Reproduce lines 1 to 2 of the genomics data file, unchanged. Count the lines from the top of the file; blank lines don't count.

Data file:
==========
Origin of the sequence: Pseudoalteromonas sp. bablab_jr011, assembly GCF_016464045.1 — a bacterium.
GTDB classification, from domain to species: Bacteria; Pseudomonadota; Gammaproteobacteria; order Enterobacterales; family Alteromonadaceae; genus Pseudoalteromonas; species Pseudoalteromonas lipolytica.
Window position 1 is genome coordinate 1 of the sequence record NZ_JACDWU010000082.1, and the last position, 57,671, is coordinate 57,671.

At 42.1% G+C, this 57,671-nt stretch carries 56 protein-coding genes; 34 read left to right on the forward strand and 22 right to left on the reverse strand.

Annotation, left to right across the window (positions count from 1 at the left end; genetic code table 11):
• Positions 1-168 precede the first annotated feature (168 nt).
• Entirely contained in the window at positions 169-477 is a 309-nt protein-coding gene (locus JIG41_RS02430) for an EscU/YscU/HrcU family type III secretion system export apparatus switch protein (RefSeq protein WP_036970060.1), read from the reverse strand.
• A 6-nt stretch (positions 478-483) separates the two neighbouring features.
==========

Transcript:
Origin of the sequence: Pseudoalteromonas sp. bablab_jr011, assembly GCF_016464045.1 — a bacterium.
GTDB classification, from domain to species: Bacteria; Pseudomonadota; Gammaproteobacteria; order Enterobacterales; family Alteromonadaceae; genus Pseudoalteromonas; species Pseudoalteromonas lipolytica.